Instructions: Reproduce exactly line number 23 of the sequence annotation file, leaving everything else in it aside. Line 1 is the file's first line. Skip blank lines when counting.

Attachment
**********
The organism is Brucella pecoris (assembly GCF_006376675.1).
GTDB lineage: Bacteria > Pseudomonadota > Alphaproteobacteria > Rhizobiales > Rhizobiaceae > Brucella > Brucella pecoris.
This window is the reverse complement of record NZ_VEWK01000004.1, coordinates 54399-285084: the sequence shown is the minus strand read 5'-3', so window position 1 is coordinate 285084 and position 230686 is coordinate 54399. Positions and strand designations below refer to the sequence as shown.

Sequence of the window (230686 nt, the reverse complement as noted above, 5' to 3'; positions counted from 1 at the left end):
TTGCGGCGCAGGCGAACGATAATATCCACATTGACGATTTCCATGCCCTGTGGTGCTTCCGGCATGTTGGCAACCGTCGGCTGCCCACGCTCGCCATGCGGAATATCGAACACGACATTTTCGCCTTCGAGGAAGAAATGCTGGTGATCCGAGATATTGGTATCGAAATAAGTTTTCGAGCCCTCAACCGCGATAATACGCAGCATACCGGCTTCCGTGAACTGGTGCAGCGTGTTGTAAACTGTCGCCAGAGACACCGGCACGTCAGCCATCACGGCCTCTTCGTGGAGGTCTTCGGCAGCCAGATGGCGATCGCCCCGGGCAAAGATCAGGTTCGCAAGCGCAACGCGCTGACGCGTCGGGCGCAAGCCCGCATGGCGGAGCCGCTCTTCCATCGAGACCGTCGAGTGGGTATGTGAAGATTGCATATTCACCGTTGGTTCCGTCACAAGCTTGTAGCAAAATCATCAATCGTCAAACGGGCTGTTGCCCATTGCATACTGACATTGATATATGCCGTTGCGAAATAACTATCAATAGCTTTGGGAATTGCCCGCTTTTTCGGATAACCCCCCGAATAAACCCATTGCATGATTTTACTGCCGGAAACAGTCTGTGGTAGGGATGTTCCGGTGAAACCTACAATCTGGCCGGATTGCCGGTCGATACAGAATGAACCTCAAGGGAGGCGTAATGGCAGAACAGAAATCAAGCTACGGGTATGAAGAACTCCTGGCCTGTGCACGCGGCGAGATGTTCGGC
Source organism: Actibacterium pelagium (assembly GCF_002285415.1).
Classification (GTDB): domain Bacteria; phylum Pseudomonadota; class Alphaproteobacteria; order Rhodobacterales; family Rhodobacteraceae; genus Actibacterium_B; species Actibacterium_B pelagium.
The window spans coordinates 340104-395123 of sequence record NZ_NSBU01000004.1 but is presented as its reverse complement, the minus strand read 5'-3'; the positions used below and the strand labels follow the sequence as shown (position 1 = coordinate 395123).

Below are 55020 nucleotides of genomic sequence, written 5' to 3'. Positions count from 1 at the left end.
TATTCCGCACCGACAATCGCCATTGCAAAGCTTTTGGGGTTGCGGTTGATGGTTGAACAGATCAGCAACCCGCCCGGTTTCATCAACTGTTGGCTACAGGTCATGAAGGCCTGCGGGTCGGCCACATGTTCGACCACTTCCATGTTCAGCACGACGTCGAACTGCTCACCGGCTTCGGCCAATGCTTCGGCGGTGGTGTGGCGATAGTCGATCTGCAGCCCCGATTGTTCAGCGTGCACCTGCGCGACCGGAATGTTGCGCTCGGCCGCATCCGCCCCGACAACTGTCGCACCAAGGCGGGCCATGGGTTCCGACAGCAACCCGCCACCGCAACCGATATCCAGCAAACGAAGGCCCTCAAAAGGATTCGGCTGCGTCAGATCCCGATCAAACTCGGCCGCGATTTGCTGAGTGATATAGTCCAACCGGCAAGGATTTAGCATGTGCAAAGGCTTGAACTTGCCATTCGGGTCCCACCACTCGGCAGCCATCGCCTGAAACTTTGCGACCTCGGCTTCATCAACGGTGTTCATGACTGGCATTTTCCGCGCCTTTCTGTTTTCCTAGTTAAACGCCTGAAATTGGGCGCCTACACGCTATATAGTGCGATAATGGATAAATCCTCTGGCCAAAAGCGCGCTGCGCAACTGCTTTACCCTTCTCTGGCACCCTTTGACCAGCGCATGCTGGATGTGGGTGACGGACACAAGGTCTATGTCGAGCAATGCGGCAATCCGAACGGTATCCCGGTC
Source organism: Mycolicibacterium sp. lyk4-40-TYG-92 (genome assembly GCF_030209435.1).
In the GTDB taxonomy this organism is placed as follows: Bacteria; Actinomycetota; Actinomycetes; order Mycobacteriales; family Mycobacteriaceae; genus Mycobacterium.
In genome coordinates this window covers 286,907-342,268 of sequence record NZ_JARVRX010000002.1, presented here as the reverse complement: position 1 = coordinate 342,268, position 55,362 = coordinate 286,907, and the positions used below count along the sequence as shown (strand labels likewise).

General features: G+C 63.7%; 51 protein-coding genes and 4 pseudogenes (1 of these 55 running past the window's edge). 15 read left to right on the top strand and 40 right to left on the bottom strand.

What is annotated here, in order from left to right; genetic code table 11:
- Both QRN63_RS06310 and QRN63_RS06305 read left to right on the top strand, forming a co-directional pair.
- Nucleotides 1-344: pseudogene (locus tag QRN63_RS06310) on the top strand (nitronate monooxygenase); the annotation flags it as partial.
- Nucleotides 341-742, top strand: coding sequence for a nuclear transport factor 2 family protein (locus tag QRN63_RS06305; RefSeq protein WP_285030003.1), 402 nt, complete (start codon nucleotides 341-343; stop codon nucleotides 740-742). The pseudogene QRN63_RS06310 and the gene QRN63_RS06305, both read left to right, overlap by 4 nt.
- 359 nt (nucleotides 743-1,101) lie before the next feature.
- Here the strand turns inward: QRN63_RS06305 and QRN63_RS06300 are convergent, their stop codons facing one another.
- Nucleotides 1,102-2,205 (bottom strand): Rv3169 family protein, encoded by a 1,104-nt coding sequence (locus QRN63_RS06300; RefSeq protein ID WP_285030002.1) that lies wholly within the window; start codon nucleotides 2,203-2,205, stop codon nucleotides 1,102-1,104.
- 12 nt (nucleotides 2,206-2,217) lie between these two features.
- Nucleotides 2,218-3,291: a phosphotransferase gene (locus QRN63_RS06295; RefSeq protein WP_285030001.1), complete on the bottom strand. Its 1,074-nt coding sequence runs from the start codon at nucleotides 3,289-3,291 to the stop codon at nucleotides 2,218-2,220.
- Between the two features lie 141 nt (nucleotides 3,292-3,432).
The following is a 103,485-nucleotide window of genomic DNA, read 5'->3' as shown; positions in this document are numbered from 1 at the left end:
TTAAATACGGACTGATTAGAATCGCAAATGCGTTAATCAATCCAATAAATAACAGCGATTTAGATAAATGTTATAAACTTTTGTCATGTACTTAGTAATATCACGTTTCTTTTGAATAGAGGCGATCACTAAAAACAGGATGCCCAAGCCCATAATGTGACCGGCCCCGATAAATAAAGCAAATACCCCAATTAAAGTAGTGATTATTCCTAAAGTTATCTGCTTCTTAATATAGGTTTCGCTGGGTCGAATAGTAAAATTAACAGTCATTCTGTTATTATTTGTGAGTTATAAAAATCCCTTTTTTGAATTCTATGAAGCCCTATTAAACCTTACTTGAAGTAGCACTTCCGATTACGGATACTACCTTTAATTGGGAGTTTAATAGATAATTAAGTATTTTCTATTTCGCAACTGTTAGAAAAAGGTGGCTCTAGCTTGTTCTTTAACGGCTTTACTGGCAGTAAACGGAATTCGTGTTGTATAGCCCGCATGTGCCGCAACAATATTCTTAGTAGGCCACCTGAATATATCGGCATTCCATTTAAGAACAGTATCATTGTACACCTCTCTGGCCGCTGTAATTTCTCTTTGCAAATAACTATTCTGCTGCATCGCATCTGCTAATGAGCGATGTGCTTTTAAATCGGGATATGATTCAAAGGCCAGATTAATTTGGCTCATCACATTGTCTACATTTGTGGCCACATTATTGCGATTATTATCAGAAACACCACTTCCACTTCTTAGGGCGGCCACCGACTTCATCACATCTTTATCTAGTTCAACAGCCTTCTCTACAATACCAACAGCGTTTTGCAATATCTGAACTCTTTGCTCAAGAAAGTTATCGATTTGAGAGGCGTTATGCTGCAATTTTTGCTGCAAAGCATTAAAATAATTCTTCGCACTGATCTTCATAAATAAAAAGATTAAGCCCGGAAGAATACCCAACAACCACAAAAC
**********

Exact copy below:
- Nucleotides 2,218-3,291: a phosphotransferase gene (locus QRN63_RS06295; RefSeq protein WP_285030001.1), complete on the bottom strand. Its 1,074-nt coding sequence runs from the start codon at nucleotides 3,289-3,291 to the stop codon at nucleotides 2,218-2,220.